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Private hospitals could ease NHS backlog

Patients will be encouraged to choose private hospitals for NHS care under plans to help clear backlogs of routine operations through outsourcing more treatment.

A task force of private healthcare bosses and NHS chiefs met in Downing Street for the first time yesterday in an effort to find more capacity for hip replacements, cataracts and other routine procedures in the independent sector. NHS bosses are hopeful of meeting a target to eliminate waits of more than 18 months by April, but there is increasing concern in government about whether one-year waits can be eliminated by 2025 as planned.

Private hospitals say they have spare capacity that could help bring down waits but NHS bosses have been sceptical. Patients have long had a legal right to choose where they are treated but ministers are planning a fresh push for GPs to offer them the choice of having NHS treatment in private hospitals, in a revival of a Blair-era scheme.

Steve Barclay, the health secretary, said he wanted to “turbocharge our current plans to bust the backlog and help patients get the treatment they need”.

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Source: The Times, 8 December 2022

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'A&E is absolute chaos - I spent 15 hours on a trolley'

Lying on a trolley in a hospital corridor in pain from a broken hip, Anne Whitfield-Ray could not believe she was in the care of the NHS.

"It was absolute chaos - like something out of a third world country," said the 77-year-old from Worcestershire.

"The staff were rushed off their feet, paint was peeling off the walls and patients were being squeezed in everywhere they could - in makeshift bays, in corridors and side rooms. It was horrific."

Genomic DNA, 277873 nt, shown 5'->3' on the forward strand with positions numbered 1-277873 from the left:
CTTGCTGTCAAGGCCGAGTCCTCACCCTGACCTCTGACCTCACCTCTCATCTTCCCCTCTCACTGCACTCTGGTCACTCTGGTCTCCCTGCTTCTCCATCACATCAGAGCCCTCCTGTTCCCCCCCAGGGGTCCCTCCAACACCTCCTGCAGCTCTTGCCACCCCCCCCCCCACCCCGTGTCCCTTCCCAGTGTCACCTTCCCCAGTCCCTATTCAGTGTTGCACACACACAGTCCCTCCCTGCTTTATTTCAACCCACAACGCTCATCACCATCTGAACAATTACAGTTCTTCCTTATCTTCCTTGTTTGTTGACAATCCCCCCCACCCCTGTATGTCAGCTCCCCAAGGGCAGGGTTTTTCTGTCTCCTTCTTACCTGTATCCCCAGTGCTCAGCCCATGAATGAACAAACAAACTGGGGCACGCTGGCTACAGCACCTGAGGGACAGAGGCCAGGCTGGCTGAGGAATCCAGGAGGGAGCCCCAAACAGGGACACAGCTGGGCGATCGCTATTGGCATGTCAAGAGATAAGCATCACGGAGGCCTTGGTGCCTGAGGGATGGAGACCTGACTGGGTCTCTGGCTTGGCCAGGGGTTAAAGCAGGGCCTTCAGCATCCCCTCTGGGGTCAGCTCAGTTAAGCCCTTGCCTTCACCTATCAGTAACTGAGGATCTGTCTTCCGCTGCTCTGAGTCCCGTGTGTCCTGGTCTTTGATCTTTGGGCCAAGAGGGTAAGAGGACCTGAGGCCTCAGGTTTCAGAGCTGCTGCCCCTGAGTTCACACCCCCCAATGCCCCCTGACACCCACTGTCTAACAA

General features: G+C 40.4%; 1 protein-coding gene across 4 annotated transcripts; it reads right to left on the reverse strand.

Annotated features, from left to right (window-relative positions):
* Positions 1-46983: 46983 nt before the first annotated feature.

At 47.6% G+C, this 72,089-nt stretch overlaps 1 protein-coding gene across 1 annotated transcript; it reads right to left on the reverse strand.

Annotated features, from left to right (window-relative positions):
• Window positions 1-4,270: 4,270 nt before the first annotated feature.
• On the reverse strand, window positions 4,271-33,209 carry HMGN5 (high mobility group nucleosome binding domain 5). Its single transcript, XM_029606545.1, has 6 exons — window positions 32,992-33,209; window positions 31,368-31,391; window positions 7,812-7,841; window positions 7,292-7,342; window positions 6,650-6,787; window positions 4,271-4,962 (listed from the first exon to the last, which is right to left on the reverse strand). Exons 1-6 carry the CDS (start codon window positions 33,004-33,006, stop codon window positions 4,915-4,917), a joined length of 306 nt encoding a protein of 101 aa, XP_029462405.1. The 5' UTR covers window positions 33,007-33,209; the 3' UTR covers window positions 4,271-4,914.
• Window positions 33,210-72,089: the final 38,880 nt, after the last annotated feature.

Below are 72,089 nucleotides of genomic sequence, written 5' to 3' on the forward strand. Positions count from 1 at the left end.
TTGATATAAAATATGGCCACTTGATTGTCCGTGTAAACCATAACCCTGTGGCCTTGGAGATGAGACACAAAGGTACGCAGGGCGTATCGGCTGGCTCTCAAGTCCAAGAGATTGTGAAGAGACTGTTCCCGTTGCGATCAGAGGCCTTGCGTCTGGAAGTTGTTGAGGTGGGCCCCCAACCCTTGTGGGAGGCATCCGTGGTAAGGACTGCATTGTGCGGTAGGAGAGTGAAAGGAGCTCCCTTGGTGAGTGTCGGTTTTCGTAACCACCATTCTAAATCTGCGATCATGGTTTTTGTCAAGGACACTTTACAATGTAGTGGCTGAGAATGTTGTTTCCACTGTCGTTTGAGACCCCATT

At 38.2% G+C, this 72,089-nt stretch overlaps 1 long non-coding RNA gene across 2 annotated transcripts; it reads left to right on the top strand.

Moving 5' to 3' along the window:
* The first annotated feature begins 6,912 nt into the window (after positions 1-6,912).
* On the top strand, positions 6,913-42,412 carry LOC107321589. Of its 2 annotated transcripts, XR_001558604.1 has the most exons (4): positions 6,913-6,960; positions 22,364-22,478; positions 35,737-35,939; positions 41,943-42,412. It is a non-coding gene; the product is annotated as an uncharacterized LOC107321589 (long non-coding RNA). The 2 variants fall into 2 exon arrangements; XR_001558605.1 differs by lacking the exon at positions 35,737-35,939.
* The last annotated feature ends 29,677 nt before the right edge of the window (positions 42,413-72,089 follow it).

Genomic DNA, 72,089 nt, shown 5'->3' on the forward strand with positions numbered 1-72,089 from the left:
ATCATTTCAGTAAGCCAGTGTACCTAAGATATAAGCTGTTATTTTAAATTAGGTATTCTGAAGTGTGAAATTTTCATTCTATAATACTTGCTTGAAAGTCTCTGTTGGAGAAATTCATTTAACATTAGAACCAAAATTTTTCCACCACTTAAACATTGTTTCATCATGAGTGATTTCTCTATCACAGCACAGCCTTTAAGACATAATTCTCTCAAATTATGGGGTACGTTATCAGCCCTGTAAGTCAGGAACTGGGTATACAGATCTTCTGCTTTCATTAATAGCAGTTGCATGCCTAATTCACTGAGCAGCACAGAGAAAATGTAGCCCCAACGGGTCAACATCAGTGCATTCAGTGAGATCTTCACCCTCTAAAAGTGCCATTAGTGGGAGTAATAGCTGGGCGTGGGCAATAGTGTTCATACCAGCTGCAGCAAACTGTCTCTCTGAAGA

Anne spent 15 hours in that position until a bed could be found for her.

Such delays used to be the exception, something that happened on the odd occasion in the depths of winter.

Now they are commonplace. Latest figures show nearly 40% of A&E patients who need admitting face what is called a trolley wait - a delay of four hours or more waiting for a bed to be found.

These are the sickest and frailest patients - the ones who cannot be sent home immediately after treatment. Research has linked delays like this with longer hospital stays and even a higher risk of death.

By the time patients get to this point, they may have already faced hours of waiting in A&E or, increasingly, stuck outside A&E in the back of an ambulance, as was the case for Anne.

She is now back home recovering after surgery, a few days after her fall in October.

She said that despite her experience she cannot fault the staff: "They are doing the best they can. But this is not what should be happening in the NHS".

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Source: BBC News, 8 December 2022

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